The National Council of La Raza recently released a study that indicated a Hispanic dropout rate of 28 percent.
The report also included strategy recommendations to improve the opportunities of young Latinos and the social barriers they face as they enter the job market.
According to the study, only “58% of Latinos complete high school when compared with 78 percent of non-Hispanic whites.”
These figures correspond significantly with unemployment rates because 40 percent of Latinos age 25 and up without high school diplomas are unemployed or only have a temporary job.
New jobs are forecasted to require at least some university education, thus indicating the sad reality that Latinos will continue to be concentrated in low-paying labor jobs.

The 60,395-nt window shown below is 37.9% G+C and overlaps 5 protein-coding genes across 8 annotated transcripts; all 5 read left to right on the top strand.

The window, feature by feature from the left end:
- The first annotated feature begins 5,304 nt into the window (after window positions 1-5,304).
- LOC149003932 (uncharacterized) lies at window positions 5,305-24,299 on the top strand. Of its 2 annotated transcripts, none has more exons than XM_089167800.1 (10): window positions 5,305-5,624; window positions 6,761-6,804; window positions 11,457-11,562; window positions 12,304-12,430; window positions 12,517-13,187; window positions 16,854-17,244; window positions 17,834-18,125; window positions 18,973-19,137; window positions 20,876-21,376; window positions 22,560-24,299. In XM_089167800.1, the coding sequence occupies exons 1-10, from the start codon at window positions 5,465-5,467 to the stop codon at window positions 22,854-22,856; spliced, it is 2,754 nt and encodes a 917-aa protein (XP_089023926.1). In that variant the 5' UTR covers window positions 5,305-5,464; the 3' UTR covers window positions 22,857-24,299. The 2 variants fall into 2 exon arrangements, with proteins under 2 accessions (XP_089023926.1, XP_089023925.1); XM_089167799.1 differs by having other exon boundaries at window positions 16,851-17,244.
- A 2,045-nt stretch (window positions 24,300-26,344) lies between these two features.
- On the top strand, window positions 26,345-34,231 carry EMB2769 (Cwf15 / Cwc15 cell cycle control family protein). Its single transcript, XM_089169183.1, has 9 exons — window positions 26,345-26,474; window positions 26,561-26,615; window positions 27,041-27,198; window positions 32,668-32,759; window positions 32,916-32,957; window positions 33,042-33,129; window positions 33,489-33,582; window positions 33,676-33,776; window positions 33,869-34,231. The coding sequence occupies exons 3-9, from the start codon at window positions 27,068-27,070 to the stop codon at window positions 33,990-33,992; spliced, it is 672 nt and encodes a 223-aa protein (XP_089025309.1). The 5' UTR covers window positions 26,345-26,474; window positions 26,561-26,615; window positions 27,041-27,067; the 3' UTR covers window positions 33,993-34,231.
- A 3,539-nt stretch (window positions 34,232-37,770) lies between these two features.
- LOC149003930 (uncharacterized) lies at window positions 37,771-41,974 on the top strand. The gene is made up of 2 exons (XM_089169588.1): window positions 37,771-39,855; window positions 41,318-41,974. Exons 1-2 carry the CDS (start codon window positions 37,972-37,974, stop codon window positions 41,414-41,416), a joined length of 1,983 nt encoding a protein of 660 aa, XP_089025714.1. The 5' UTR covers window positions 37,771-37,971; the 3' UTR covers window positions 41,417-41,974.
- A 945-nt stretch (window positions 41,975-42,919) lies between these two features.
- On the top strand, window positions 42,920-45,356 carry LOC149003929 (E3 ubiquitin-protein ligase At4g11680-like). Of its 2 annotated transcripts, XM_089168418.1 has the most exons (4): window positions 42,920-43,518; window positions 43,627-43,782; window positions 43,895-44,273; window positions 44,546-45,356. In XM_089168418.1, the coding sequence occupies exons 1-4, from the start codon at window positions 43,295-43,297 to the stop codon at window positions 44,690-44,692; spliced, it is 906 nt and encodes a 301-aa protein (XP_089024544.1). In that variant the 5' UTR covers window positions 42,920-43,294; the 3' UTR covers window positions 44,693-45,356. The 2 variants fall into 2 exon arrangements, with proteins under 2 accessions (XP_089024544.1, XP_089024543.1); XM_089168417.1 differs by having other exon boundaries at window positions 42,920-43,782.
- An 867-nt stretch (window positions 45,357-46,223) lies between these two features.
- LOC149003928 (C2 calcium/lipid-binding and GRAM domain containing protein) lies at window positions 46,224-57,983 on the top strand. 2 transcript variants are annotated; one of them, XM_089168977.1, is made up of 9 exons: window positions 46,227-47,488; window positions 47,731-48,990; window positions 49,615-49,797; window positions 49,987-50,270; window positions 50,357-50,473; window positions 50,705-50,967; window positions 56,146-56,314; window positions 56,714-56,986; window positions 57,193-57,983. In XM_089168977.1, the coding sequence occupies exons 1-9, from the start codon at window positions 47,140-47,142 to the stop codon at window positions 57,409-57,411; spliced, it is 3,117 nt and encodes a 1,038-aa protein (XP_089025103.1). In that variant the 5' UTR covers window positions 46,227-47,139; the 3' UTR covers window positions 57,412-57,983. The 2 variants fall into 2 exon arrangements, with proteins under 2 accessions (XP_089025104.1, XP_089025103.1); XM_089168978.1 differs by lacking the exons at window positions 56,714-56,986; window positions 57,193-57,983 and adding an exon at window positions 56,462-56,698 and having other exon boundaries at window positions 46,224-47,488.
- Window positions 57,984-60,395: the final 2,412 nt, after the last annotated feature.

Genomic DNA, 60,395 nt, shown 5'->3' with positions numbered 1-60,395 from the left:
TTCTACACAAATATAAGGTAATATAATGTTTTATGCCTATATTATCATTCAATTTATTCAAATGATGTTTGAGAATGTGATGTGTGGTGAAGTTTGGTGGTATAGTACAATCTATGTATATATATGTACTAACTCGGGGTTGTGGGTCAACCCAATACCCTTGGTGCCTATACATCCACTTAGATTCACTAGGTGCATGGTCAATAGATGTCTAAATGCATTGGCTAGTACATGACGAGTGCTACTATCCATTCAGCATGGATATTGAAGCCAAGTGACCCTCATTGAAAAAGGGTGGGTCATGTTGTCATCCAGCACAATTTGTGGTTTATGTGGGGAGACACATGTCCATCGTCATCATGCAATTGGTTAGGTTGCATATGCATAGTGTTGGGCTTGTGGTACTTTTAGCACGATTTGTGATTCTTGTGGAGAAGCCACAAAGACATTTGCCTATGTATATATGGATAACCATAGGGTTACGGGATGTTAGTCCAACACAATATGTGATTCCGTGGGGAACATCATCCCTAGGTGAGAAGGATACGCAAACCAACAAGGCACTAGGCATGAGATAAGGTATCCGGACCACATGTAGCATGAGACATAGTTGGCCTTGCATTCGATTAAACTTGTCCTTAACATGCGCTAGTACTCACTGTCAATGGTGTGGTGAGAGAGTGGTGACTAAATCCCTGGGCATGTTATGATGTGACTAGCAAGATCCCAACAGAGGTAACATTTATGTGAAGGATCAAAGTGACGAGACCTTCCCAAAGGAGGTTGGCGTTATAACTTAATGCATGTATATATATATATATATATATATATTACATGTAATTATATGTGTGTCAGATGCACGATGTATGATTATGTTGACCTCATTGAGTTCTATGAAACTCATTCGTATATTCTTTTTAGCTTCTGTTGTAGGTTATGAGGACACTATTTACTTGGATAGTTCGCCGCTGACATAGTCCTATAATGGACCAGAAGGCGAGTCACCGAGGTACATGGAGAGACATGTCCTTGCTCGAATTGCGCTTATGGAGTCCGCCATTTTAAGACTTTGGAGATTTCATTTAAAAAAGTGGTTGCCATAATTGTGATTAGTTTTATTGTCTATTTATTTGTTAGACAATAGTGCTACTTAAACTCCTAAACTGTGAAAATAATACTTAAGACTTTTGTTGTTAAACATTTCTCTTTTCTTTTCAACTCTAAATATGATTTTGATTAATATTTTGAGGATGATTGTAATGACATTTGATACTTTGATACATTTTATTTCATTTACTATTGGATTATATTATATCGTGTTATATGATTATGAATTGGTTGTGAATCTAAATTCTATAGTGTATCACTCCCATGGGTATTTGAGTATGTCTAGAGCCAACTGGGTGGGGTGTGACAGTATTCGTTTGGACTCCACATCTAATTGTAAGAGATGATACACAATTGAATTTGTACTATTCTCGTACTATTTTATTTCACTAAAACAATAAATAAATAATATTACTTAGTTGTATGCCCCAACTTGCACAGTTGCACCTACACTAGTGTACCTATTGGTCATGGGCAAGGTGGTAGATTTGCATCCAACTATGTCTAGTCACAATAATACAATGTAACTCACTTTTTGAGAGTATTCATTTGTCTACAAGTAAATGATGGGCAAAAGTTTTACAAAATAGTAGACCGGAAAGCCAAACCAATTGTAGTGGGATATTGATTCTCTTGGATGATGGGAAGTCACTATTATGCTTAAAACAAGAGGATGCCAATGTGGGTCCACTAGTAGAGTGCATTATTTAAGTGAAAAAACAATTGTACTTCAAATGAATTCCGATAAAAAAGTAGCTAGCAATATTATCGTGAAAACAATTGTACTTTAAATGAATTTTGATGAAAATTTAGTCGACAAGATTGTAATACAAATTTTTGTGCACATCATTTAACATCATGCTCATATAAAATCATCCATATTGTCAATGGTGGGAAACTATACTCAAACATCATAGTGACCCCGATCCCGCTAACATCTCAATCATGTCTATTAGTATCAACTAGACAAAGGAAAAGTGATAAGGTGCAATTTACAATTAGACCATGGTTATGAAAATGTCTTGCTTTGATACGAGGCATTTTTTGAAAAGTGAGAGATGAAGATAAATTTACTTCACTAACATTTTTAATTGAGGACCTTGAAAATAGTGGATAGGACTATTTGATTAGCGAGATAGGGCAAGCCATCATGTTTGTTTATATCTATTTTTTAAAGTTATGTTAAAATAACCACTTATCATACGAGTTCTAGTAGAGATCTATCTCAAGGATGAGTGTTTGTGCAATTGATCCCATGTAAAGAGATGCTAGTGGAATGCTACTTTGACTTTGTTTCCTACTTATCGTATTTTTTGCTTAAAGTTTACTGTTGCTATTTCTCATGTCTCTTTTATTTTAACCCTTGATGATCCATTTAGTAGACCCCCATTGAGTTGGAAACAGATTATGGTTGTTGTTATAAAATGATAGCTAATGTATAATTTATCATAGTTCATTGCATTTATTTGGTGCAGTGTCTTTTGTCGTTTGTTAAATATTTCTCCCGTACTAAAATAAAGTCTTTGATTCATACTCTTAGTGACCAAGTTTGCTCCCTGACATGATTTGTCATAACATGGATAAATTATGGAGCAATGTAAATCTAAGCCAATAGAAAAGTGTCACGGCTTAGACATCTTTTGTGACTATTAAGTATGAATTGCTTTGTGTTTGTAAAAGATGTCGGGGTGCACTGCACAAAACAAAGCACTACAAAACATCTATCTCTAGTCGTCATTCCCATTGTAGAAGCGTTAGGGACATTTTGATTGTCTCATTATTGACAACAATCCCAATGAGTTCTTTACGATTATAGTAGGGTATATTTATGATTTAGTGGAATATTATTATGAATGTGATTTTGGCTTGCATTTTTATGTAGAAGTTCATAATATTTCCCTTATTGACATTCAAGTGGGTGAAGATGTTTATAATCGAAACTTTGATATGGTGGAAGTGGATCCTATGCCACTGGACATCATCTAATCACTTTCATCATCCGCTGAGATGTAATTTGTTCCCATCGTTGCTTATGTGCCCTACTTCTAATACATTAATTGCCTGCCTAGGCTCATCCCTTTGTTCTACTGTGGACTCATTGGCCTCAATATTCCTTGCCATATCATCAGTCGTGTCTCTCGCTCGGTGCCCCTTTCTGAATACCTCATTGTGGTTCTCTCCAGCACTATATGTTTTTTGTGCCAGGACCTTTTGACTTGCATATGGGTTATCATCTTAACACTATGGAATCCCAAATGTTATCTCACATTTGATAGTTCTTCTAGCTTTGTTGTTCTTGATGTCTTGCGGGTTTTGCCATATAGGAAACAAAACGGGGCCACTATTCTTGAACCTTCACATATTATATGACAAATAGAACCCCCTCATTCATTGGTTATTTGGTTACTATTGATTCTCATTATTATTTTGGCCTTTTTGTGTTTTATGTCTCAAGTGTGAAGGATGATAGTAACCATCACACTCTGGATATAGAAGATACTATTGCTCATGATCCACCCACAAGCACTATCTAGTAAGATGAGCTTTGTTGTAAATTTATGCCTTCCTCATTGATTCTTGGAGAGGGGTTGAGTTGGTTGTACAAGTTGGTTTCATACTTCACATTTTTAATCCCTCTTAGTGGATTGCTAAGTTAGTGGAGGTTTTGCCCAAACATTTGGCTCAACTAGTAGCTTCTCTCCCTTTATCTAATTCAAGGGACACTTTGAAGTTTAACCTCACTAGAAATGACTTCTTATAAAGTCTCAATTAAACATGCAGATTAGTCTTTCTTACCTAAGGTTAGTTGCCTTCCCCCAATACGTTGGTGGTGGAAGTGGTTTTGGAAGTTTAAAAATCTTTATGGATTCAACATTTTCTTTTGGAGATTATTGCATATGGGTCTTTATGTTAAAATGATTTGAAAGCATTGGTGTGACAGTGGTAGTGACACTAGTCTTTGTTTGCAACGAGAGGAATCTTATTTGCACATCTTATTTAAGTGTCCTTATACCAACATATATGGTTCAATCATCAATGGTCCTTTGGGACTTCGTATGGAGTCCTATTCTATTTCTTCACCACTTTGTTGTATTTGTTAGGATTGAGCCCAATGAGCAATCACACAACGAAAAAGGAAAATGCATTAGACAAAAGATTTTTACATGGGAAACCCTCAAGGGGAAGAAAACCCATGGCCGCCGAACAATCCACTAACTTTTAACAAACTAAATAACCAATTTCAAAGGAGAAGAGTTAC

La Raza report places an emphasis on the importance of establishing educational programs focused on Latinos between the ages of 16 and 24 who dropped out and are not working.
“Keeping in mind that Hispanics are going to represent a very important segment in the future labor force, it’s crucial to reengage these young people in their training, educate them, to be able to place these kids, who now are at risk of social exclusion, on the road to quality employment and economic stability,” said Simon Lopez, NCLR’s director for Workforce and Leadership Development.
Other factors that contribute to the increased dropout rates of Latinos include language barriers, immigration status of their families, low-incomes and over representation in the juvenile justice system.
The NCLR report stresses the importance of addressing the increased dropout rates and high unemployment rates immediately because of the repercussions it will have to the economy in the future.